A visitor making a duty free purchase must be given the original and duplicate copy of the third schedule (invoice) with instructions to deposit/drop off the original in the receptacles provided at the counter at the Barbados Chamber of Commerce and Industry’s booth in the departure lounge at Grantley Adams International Airport.
It should be noted that where visitors are departing the island by cruise ship, the original and duplicate invoices are given to the passengers with instructions to deposit the original in a special box provided which is located at Cruise Terminal.
- Processes and marries the original and triplicate of the third schedule (invoice) to allow for the examination by Customs. In this regard retailers are required to arrange to forward the triplicate copies of the third schedule (invoice) at least twenty-four (24) hours in advance of the departure of visitors.
- Facilitates the delivery of triplicate copies and the return of originals of the third schedule (invoices) to the retailer. In addition the Facility provides delivery books (at a nominal cost) to retailers which are used to submit copies of the third schedule (invoice) for review by Customs.
In addition to the foregoing, the Duty Free Committee via the Chamber’s Secretariat is committed to assisting new operators in the transition process. Our officers will
- Verify the template for invoices to be used by retailers when making a duty free sale.
- Provide advice on the procedure for making a sale as well as training for sales associates.
- Provide information on the operation of the Facility at Grantley Adams International Airport.
- Notify operators in the trade of changes in regulations to the scheme via circular letters and/or direct contact.
- Lobby and/or make representation to Government, Customs and other agencies for improvement in the trade.
- Recommend service providers which can deliver logistical support for new and existing retailers for a negotiated fee.
- Undertake to do what is necessary to promote Barbados as a Tax Free shopping destination.
The Individual Income Tax Rate for income year 2009 and subsequent years is:
20% on the first $24,200.00 of taxable income
35% on the taxable income in excess of $24,200.00
The Corporation Tax Rate is:
25% of taxable income in respect of Income Year 2006 and subsequent years.
15% with effect from Income Year 2007 for approved small businesses under the Small Business Development Act.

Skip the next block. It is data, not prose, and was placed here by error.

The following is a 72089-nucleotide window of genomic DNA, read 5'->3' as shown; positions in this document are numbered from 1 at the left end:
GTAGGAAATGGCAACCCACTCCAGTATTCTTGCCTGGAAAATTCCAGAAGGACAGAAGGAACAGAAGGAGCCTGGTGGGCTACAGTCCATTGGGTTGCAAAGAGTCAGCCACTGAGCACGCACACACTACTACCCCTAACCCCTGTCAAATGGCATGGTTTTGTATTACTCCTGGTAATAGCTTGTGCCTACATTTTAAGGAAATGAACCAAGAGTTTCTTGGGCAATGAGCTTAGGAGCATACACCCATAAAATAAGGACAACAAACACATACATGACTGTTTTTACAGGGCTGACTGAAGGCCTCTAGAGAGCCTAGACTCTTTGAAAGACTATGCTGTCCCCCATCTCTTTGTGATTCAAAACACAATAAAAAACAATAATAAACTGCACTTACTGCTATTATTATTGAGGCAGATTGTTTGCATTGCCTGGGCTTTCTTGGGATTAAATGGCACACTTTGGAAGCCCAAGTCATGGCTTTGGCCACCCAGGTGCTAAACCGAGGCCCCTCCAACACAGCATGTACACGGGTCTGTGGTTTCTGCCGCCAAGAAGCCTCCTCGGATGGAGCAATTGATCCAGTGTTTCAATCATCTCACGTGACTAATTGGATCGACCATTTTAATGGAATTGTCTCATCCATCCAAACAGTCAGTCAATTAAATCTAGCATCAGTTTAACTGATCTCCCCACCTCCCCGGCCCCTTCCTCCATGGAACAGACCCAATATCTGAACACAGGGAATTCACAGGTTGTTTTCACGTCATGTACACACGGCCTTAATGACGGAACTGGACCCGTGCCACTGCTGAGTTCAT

15% for a company that is engaged in the business of manufacturing.
15% for a company that is engaged in the construction and sale of houses priced under $50,000 (inclusive of land).
15% for qualifying business under the Special Development Areas Act, Cap. 318C.
5% – Life Insurance Companies.
Taxation: 1% – 2.5% for an IBC
Below is a detailed summary of the bureaucratic and legal hurdles faced by entrepreneurs wishing to incorporate and register a new firm in Barbados. It examines the procedures, time and cost involved in launching a commercial or industrial firm with between 10 and 50 employees and start-up capital of 10 times the economy’s per-capita gross national income.
|No.||Procedure||Time to Complete||Associated Costs|
|1||Submit Request for Name Search and Name Reservation form to the Corporate Affairs and Intellectual Property office to reserve company name
The name search and reservation can be done online through form 33. In the form, entrepreneur suggests 3 names in order of priority. The registrar checks that the proposed name is available and then returns the form to the entrepreneur with a tick on the name that is available. Name reservation is valid for 90 days. The actual form for name registration must be filed in person and collected from Corporate Affairs.
Agency: Corporate Affairs and Intellectual Property Office.
|2 days||BBD 30 (BBD 25 for reserving the name + BBD 5 for electronic search)|
|2||Draft articles of incorporation
There is a standard form for articles of incorporation that is downloaded online from the registrar’s website: www.caipo.gov.bb The procedure to incorporate a Company must be completed in person. In addition to the articles of association, the following documents also need to be submitted to the registrar:
– Notice of Directors
– Notice of Address
– Notice of secretary appointment